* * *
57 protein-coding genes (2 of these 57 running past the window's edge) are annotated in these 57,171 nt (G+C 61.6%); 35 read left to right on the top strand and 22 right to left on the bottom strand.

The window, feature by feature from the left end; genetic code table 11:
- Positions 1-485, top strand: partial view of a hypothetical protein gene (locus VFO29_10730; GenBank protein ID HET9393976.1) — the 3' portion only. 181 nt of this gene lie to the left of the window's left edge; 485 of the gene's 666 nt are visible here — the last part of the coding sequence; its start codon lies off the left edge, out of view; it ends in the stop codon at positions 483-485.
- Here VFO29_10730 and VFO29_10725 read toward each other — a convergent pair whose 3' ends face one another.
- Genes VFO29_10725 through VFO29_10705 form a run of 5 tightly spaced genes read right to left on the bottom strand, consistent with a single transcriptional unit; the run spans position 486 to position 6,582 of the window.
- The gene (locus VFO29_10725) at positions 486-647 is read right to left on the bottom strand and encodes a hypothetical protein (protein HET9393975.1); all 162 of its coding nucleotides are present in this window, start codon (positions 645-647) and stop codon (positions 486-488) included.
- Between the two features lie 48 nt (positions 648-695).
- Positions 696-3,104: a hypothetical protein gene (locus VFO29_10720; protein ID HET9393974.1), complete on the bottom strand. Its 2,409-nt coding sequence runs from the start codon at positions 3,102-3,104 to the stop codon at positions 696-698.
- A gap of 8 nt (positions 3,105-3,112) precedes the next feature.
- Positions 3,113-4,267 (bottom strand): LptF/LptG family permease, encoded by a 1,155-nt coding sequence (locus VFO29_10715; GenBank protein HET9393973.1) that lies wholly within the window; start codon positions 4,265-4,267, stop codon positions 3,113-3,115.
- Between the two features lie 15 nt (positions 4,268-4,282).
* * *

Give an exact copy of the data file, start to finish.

57 protein-coding genes (2 of these 57 running past the window's edge) are annotated in these 57,171 nt (G+C 61.6%); 35 read left to right on the top strand and 22 right to left on the bottom strand.

The window, feature by feature from the left end; genetic code table 11:
- Positions 1-485, top strand: partial view of a hypothetical protein gene (locus VFO29_10730; GenBank protein ID HET9393976.1) — the 3' portion only. 181 nt of this gene lie to the left of the window's left edge; 485 of the gene's 666 nt are visible here — the last part of the coding sequence; its start codon lies off the left edge, out of view; it ends in the stop codon at positions 483-485.
- Here VFO29_10730 and VFO29_10725 read toward each other — a convergent pair whose 3' ends face one another.
- Genes VFO29_10725 through VFO29_10705 form a run of 5 tightly spaced genes read right to left on the bottom strand, consistent with a single transcriptional unit; the run spans position 486 to position 6,582 of the window.
- The gene (locus VFO29_10725) at positions 486-647 is read right to left on the bottom strand and encodes a hypothetical protein (protein HET9393975.1); all 162 of its coding nucleotides are present in this window, start codon (positions 645-647) and stop codon (positions 486-488) included.
- Between the two features lie 48 nt (positions 648-695).
- Positions 696-3,104: a hypothetical protein gene (locus VFO29_10720; protein ID HET9393974.1), complete on the bottom strand. Its 2,409-nt coding sequence runs from the start codon at positions 3,102-3,104 to the stop codon at positions 696-698.
- A gap of 8 nt (positions 3,105-3,112) precedes the next feature.
- Positions 3,113-4,267 (bottom strand): LptF/LptG family permease, encoded by a 1,155-nt coding sequence (locus VFO29_10715; GenBank protein HET9393973.1) that lies wholly within the window; start codon positions 4,265-4,267, stop codon positions 3,113-3,115.
- Between the two features lie 15 nt (positions 4,268-4,282).